5. Salads (Mix them up in the bowl)
  6. Nuts/Snack Mix
  7. Biscuits
  8. Pancakes
  9. Gravy
  10. Pastas
  11. Rice Dishes
  12. Most Sauces
  13. Brownies
  14. Cookies
  15. Casseroles
  16. Lasagnas
  17. Sausage
  18. Fried Hashbrown
  19. Gellates (a pie wrapped up like a Crunchwrap(TM) then cooked on a cookie sheet)
  20. Chili
  21. Stew/Soup
  22. Fried Eggs
  23. Omelets
  24. Poached Eggs
  25. Scrambled Eggs
  26. Stovetop Mac and Cheese (Homemade is easy, delicious and better for you)
  27. Melted Chocolate Foods (the metal bowl on top of the big pot == double boiler)

On Amazon, I put all these into one place, and came out with a price of $194 before shipping. I'm going to be switching out comparable items over the next week or so (and as suggestions come in) to try to get the shipping cost down. Right now it's in the 40's, I hope to get that down into the 20's.

Amazon is not the best price for some of these items, but you'll *easily* save the $200 (or even $240) within 2 months of cooking for yourself rather than eating out for every meal. You have 27 kinds of things to make, that is more than enough dishes to hold you at home eating for two whole months. You'll get away with an even cheaper start bill of you go by a cooking supply warehouse. A word of warning: don't get fooled by kitchen specialty stores that try to look like supply warehouses. If you don't see restaurant gear there, it's not where you want to be (at least right now).

Subscribe to make sure you catch part 2 of the series. If you want recipes for "beginner" versions of any of the above, comment and I'll post all of them together.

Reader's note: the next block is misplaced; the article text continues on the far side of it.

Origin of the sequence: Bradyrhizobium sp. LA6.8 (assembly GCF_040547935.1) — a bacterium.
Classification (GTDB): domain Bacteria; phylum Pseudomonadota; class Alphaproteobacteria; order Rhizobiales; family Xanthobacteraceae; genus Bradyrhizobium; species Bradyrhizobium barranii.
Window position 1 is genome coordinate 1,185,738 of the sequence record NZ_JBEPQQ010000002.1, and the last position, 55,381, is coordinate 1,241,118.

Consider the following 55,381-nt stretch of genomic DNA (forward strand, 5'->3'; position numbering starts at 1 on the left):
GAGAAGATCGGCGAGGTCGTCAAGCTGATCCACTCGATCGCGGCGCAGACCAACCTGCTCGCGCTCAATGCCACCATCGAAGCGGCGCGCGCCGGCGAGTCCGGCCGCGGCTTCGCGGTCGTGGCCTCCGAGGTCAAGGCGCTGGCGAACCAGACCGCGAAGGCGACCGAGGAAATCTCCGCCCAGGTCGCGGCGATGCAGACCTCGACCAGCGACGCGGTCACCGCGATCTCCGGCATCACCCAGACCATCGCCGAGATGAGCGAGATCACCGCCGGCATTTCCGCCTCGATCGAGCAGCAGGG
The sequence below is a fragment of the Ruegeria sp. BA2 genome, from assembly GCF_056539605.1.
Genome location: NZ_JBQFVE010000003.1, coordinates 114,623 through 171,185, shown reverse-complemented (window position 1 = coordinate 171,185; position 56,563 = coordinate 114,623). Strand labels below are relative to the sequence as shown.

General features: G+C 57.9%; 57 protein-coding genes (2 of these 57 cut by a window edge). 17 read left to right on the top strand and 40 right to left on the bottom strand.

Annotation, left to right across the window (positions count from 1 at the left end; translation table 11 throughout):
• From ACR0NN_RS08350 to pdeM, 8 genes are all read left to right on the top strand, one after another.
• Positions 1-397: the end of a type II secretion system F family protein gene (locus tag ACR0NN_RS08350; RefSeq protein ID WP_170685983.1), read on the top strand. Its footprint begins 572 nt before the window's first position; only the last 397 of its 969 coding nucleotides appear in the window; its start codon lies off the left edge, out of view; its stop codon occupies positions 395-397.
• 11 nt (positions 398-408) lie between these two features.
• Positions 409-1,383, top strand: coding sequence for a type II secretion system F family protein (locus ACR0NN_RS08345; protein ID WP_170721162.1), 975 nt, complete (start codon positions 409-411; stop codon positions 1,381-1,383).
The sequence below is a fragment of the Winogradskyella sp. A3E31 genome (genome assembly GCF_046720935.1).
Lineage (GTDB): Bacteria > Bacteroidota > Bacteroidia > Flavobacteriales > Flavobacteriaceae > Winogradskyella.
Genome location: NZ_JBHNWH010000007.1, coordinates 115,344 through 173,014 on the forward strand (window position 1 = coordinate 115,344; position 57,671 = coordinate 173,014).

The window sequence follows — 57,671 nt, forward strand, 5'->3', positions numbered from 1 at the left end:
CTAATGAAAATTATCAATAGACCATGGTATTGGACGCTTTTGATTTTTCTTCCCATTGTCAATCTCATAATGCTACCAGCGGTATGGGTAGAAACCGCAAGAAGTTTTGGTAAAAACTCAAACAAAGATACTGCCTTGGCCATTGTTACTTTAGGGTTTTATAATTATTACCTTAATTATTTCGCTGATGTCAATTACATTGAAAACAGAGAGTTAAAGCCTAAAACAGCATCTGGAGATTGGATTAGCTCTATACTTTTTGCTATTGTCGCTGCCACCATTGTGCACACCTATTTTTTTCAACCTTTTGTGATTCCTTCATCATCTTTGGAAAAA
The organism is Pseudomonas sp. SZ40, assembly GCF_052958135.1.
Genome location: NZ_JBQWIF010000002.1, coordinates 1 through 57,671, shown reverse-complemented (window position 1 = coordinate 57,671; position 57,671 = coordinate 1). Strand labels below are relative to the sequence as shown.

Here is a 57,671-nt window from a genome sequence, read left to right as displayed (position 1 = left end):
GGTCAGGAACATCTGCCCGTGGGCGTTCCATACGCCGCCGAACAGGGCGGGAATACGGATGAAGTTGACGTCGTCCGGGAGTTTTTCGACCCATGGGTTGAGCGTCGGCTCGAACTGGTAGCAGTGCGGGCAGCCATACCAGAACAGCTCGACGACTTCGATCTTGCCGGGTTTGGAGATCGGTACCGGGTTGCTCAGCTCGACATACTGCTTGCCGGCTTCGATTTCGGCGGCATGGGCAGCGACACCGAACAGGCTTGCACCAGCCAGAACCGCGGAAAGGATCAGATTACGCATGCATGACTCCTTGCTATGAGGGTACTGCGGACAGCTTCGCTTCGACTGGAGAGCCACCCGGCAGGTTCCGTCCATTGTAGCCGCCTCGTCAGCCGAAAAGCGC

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Sunday, March 18, 2007

Cheese and Pepper Enchiladas, Fried Jalapeños, and Sauteed ZucchiniCorn

Today we're making food from Mexico.

Main Dish: Cheese and Pepper Enchiladas

This is out of Sundays at the Moosewood Diner. We wanted something simple that dealt with the fact many fresh veggies are not yet available in stores. We use the fresh corn tortillas that are sold throughout the US. They come in a stack and cost about 2 cents each.

Inside they will be filled with chilies, bell peppers, cream cheese, cheddar cheese, cottage cheese and onions. They will be doused in a homemade enchilada sauce made from onions, coriander, cumin bell pepper and chilies.

We will serve them on a bed of rice (as suggested).

Fried Jalapeños

This is an amazingly simple dish stolen from Willy's Mexican Grill. They have something on their menu they called jalapeño poppers. This is a misnomer. A jalapeño popper is a stuffed jalapeño that is fried. What they serve at Willy's isn't stuffed (or even breaded).

They slice longitudinally through the jalapeño in two different directions, leaving parts all connected at the stem, dangling in 4 parts. You then take this and throw it in a fryer (stem and all). You then let it fry till soft, then remove, dry some residual oil off of it then salt and squirt lime juice over it. They're delicious and the frying lessens the heat of the jalapeño quite a bit. They are priced at 50 cents at Willy's, which is quite a bit of markup from my calculation.

Sauteed Zucchini Corn

After not finding something simple enough to complement this rather simple meal, we decided to take to the internets and look for something tasty or tasty enough once adapted. We found this misnamed dish. There is nothing slightly casserolish about this dish, but I think it can be turned into something tasty.

First off, while butter would be tasty and work well with the corn (evoking the "buttered corn on the cob" idea), I think the dish would be just as tasty if lighted up a bit. So we're going to substitute olive oil here for the butter.